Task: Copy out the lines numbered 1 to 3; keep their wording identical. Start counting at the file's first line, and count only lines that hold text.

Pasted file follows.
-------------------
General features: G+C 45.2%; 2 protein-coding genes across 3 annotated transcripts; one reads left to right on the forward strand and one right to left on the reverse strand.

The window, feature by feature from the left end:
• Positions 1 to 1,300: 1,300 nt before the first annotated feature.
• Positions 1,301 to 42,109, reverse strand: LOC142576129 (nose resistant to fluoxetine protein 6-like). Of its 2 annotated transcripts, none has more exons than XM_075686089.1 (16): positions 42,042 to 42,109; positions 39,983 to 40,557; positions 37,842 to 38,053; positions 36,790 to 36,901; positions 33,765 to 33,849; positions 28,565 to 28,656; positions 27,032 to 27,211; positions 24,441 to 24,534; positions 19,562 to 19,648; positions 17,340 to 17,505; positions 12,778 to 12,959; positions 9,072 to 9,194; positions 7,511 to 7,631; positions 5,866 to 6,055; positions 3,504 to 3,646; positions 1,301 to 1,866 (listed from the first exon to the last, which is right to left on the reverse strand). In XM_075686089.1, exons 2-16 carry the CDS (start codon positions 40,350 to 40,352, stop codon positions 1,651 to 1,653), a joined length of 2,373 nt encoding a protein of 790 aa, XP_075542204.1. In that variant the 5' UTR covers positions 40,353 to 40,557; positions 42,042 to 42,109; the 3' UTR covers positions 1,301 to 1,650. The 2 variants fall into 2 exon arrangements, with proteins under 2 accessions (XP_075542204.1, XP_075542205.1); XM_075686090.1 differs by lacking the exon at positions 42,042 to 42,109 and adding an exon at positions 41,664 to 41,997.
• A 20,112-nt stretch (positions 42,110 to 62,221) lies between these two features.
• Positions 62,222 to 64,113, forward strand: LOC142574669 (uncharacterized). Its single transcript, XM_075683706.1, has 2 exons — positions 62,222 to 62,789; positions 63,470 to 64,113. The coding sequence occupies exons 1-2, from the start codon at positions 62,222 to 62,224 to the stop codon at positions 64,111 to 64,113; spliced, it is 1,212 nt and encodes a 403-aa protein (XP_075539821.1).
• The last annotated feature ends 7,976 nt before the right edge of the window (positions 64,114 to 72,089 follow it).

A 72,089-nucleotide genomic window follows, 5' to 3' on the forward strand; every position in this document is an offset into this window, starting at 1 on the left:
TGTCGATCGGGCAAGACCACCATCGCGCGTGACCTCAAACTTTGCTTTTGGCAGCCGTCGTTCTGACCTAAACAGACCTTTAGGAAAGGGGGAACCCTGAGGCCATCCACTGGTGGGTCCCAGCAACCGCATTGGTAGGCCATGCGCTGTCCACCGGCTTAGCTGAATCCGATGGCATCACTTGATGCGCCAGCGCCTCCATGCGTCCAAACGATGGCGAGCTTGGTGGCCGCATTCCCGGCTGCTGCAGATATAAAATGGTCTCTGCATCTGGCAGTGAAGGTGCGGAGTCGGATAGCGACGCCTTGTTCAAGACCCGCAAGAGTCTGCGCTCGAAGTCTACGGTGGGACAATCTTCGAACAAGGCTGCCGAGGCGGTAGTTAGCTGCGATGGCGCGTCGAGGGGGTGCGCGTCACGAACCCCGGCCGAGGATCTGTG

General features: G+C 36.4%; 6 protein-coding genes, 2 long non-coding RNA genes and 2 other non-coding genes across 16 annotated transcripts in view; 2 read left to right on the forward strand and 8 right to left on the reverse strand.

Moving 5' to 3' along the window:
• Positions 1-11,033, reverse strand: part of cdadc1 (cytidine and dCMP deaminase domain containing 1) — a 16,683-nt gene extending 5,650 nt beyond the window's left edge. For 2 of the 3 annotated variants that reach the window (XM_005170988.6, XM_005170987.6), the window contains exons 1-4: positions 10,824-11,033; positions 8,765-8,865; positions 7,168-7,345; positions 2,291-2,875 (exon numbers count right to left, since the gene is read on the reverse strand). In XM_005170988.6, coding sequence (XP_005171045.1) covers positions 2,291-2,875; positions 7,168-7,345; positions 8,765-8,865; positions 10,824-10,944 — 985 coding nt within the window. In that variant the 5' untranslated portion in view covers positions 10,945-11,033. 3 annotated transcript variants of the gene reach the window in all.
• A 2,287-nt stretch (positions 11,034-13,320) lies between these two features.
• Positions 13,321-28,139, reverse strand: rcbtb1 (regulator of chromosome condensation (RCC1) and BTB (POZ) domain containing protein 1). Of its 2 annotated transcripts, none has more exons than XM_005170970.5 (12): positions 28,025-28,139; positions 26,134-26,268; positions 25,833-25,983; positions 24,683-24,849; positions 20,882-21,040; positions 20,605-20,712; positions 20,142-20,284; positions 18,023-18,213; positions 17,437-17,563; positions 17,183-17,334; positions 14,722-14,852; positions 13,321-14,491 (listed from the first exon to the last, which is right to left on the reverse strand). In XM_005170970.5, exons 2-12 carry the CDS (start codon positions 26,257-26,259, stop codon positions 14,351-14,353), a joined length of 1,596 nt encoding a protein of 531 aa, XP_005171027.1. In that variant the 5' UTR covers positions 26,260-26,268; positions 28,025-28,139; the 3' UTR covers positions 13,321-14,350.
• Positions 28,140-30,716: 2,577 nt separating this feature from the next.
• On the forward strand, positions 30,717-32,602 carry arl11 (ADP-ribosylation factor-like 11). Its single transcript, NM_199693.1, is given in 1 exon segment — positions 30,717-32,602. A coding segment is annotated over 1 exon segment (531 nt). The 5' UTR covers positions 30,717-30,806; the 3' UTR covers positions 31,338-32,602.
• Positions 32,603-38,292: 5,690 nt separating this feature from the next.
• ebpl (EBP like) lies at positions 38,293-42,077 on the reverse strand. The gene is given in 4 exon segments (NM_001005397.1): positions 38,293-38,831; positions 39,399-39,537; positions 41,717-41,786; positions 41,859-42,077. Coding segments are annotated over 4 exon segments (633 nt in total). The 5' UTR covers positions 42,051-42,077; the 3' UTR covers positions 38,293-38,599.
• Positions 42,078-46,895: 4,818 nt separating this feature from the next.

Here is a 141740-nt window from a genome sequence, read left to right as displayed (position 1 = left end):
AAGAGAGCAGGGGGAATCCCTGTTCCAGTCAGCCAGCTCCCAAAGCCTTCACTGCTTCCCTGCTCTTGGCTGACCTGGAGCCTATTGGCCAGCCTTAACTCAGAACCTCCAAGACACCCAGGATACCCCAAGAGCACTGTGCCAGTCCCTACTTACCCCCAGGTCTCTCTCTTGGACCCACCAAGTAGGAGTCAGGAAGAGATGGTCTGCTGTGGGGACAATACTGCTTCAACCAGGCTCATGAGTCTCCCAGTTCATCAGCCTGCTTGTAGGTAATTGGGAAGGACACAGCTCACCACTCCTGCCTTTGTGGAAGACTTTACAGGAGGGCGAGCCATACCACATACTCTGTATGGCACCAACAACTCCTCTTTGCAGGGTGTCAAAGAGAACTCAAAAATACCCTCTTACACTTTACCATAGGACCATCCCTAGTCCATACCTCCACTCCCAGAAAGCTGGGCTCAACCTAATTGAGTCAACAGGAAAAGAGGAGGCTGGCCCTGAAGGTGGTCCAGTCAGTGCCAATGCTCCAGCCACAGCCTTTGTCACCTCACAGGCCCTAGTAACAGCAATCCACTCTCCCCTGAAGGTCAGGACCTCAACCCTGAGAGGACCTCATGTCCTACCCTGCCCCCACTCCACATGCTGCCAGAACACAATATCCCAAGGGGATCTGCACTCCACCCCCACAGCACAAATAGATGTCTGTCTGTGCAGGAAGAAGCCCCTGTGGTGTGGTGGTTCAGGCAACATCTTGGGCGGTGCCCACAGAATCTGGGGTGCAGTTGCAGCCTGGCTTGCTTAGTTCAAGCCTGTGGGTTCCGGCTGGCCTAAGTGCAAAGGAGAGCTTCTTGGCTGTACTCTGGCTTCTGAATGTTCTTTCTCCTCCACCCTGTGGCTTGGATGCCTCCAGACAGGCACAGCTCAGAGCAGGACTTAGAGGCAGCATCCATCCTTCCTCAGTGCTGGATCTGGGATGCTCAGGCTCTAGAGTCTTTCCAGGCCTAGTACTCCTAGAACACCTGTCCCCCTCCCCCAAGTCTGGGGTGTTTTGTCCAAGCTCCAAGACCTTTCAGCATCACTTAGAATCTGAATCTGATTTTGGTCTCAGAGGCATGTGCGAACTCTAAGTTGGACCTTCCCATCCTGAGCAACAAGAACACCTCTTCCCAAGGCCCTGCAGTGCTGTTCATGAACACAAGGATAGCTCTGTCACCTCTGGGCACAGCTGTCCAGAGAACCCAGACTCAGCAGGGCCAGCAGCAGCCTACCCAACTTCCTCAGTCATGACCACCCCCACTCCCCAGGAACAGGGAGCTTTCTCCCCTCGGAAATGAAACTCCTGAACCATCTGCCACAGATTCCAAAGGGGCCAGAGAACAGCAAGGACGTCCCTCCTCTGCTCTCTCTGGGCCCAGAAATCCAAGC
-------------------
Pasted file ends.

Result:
General features: G+C 45.2%; 2 protein-coding genes across 3 annotated transcripts; one reads left to right on the forward strand and one right to left on the reverse strand.

The window, feature by feature from the left end:
• Positions 1 to 1,300: 1,300 nt before the first annotated feature.